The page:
Wow, so this year has been quite a big one for me in many ways: I got married, launched a web business and had a baby (all of which I'll be posting about at some point). But apart from those life changers, September also marked the first time that I came to Moscow ten years ago.
Now I haven't been here for a ten years straight of course - there was lot's of back and forth before I was relatively settled (which, if you're really interest in, you can read about here), but still, the ten year mark has been hit! If this was prison, it would have been a totally legit stint.
So I figured now would be as good a time as any to take a quick look back on things and what has changed.
So what exactly have been I been doing for ten years?
Pretty much everything: from studying, to teaching, to editing, translating, working on the radio for over 3 years and getting into business, it's been quite the spectrum. Then of course there has been a lot of fun, women casing and partying, followed by settling down and baby creation.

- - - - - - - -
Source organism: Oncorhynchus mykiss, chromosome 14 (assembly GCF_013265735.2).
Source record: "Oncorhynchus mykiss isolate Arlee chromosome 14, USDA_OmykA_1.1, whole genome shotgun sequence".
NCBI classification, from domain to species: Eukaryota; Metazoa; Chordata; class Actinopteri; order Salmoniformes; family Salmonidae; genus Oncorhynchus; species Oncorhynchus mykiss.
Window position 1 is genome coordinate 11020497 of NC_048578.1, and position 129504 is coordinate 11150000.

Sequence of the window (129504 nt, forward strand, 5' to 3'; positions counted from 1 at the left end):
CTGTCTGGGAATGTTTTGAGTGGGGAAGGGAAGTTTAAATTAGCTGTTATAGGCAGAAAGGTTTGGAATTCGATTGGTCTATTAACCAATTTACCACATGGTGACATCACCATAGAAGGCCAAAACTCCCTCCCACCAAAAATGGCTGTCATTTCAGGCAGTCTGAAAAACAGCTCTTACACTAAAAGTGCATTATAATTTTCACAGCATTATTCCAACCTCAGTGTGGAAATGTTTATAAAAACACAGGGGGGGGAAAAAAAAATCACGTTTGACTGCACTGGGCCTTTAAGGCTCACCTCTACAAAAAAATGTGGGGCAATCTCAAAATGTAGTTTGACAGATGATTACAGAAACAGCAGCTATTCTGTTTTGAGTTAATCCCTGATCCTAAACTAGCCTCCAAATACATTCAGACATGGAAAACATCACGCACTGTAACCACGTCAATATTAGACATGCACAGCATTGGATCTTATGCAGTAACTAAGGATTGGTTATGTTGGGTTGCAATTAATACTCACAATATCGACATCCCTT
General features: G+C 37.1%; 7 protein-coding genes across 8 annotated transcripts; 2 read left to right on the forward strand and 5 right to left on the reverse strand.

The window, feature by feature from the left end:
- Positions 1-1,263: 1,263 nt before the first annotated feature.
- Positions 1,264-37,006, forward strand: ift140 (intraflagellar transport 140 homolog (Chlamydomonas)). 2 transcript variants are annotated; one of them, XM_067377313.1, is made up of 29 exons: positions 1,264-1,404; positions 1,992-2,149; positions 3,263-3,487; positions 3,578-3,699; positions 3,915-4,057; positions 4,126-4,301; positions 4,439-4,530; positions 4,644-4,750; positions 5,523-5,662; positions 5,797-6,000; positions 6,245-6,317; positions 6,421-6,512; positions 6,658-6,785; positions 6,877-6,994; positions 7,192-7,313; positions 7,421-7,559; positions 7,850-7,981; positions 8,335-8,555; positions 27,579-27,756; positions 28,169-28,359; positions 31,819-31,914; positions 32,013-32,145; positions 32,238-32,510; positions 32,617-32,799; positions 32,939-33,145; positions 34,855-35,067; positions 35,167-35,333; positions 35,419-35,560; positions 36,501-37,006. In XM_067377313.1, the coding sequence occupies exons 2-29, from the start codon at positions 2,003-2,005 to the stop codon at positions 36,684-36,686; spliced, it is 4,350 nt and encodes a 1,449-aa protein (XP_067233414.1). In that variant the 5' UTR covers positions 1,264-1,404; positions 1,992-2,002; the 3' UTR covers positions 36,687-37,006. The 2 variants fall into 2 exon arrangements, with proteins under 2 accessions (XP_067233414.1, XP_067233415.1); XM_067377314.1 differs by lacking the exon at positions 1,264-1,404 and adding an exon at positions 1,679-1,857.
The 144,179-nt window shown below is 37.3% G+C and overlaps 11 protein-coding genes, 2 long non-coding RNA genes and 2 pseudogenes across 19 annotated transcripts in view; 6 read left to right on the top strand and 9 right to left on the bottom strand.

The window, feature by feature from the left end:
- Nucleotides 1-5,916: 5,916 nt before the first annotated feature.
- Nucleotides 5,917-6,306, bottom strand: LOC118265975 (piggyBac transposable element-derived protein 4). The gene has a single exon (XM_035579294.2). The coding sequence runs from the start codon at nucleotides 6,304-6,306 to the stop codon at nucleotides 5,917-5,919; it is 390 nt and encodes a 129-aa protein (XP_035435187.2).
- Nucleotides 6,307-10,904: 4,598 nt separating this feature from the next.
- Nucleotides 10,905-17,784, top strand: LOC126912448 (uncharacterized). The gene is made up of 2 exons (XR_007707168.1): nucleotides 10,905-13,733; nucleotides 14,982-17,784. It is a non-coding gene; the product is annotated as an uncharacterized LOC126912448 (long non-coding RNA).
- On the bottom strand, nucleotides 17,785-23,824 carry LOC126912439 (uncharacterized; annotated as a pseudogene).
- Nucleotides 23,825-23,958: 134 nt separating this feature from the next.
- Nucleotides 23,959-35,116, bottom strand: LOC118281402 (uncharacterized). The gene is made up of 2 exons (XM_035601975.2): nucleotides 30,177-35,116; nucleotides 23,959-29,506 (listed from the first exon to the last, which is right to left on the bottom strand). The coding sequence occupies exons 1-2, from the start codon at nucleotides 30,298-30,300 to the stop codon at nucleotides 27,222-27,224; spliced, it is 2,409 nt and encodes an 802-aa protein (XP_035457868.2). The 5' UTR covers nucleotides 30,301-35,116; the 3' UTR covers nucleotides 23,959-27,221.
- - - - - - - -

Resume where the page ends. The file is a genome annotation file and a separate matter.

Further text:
Moscow then and now , so what's changed?
A lot! Moscow used to feel a bit more wild and free and is definitely tamer these days, but generally I'd say things have improved - you can pay by card pretty much everywhere, ATMs are all over the place, a lot of the systems in government-run places seem to be running smoother with ticket-queue systems (you notice this when you need to register your baby's birth certificate and other *fun* stuff), quality of service is getting better. I did a look back on some of the things that had changed and improved in this post in 2013, check it out for some more specifics. Things are far more convenient though, that's for sure.
What's the same?
Well, the average wage is still shit, pay still doesn't seem to rise with inflation, facecontrol is still as bullshit as ever, work hours, schedule and commute are still brutal, along with traffic, drivers, bureaucracy and people not saying thank you. For the most part, a lot of the things that are hard in Moscow, like crowding and pace of life, are common to any big capital city. I was in London on a bit of business the other day, and I would still would rather live in Moscow than London, even with all its flaws. Oh, and Russians still can't seem to form proper lines and Russian post still takes forever.
don't even ask kto poslednii